Saint John will host World Cannabis Congress in June, bringing together business leaders from around the world to discuss the opportunities from the legalization of cannabis.

The New Brunswick and federal governments have committed more than $250,000 to stage the event in the province.

Finance Minister Cathy Rogers says the speed at which weed is being embraced by business and government is a bit “mind-boggling,” even for her.

"I would not have thought, even five years ago, that I would be standing here doing this today," says Rogers. "The cannabis industry is a new and emerging industry, and this is part of our economic growth plan going forward."

World Cannabis Congress co-chair Derek Riedle says when it comes to cannabis, the culture shock is only beginning.

"As much as it's still a shock for us to see people in suits and government officials making announcements at cannabis events, we're going to see a lot more of it," says Riedle. "These are serious markets with serious revenue potential for private companies."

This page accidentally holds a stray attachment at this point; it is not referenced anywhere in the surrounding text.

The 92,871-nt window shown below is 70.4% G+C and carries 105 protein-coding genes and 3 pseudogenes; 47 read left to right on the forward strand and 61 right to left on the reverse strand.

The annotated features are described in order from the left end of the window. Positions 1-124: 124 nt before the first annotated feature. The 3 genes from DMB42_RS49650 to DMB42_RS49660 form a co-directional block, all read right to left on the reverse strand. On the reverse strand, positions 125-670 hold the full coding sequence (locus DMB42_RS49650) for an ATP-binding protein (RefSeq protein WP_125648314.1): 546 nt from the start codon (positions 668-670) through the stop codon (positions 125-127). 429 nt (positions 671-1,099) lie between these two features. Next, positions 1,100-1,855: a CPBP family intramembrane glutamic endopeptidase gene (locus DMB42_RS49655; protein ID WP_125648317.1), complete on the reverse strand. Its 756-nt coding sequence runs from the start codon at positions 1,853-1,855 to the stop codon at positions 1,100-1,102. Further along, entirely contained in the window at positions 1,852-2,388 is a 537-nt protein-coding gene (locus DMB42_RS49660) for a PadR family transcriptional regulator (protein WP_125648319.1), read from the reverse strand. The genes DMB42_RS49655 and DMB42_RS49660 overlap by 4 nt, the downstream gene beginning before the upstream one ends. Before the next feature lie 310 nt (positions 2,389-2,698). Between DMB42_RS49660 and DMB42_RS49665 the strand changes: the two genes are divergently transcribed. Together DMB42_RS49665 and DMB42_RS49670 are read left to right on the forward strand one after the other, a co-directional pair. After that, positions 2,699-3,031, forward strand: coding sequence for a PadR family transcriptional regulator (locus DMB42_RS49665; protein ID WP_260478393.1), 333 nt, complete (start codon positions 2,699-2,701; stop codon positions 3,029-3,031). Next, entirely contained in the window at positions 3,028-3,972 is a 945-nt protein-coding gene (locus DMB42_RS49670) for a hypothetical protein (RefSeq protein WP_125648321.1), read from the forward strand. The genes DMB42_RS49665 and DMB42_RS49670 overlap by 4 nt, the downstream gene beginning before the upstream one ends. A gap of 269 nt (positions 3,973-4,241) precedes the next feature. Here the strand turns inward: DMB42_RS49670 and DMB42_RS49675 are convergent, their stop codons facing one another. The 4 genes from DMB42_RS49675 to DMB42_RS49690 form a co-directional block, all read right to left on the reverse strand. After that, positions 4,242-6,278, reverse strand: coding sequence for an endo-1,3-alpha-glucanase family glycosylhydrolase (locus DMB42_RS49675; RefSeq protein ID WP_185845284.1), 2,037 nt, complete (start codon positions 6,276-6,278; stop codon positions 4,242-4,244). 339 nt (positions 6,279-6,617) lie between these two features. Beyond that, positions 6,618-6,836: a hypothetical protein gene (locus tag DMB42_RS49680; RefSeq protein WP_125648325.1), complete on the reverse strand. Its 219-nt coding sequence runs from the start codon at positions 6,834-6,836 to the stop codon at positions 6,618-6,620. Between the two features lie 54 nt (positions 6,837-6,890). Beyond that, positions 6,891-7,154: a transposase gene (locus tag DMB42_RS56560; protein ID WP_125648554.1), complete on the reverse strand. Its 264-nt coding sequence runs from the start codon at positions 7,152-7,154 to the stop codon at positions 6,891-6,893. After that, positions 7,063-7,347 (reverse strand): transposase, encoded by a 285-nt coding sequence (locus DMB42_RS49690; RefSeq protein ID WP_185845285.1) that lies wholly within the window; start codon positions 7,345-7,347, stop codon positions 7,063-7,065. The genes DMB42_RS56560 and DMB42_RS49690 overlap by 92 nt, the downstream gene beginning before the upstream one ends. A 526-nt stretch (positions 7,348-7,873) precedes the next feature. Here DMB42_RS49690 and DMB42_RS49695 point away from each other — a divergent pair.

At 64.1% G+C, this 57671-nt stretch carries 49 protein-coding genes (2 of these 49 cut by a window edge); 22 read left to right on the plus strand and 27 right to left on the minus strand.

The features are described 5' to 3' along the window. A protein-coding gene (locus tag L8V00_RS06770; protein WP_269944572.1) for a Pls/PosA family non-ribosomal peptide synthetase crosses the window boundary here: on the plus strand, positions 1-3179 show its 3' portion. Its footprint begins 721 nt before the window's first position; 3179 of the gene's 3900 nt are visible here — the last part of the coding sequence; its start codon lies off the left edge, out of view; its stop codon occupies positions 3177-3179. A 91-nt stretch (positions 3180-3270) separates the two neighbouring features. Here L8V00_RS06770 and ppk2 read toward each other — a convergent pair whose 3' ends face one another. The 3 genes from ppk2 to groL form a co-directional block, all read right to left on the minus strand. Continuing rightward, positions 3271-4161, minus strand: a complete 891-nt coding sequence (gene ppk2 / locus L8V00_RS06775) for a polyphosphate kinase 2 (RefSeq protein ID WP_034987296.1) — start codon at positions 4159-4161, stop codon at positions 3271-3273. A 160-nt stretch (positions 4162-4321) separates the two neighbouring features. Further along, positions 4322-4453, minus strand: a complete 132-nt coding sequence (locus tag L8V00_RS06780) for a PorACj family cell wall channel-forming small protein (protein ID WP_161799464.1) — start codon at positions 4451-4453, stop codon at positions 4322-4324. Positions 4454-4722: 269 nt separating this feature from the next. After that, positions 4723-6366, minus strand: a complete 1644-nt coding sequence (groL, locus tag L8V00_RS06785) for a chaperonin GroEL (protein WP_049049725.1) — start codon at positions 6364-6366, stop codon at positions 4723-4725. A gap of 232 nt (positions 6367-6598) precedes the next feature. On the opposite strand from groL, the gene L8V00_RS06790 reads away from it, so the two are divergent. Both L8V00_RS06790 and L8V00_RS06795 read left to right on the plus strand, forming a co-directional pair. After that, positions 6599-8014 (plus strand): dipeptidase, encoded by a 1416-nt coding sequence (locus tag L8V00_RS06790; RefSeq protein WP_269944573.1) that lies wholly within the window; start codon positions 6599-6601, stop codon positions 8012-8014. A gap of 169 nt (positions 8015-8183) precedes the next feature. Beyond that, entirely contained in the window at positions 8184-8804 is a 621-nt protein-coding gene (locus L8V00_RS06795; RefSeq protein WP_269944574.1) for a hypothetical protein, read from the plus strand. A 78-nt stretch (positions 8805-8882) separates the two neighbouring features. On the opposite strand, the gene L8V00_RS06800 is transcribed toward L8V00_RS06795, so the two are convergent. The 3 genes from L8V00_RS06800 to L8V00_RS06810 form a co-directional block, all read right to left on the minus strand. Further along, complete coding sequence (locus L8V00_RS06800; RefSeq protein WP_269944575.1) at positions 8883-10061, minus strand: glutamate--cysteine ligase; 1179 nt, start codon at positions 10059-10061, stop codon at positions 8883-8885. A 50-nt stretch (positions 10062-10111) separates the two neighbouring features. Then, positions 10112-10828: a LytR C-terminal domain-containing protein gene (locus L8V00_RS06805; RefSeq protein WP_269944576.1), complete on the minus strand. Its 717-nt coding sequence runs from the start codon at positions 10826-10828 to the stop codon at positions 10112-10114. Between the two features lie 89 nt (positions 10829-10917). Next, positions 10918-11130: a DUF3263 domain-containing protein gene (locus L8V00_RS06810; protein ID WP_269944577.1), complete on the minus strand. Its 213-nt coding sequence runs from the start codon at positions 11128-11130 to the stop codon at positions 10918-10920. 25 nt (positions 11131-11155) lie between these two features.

Government agencies forecast that in the years to come, 3,000 New Brunswickers will be employed in cannabis-related industries.

"The industry is changing,” says Stephen Lund, CEO of Opportunities New Brunswick. “The acceptability is changing.  We're not advocating any more use, we're just saying from an economic development point of view this industry is going to happen somewhere, why not New Brunswick?"

With recreational marijuana to be legalized,industry players say government has no choice but to adapt, and quickly.

"The reality is is that innovation happens that fast, and if you don't embrace it early, it will bypass you," says Ray Gracewood of Organigram Inc.

With files from CTV Atlantic’s Mike Cameron.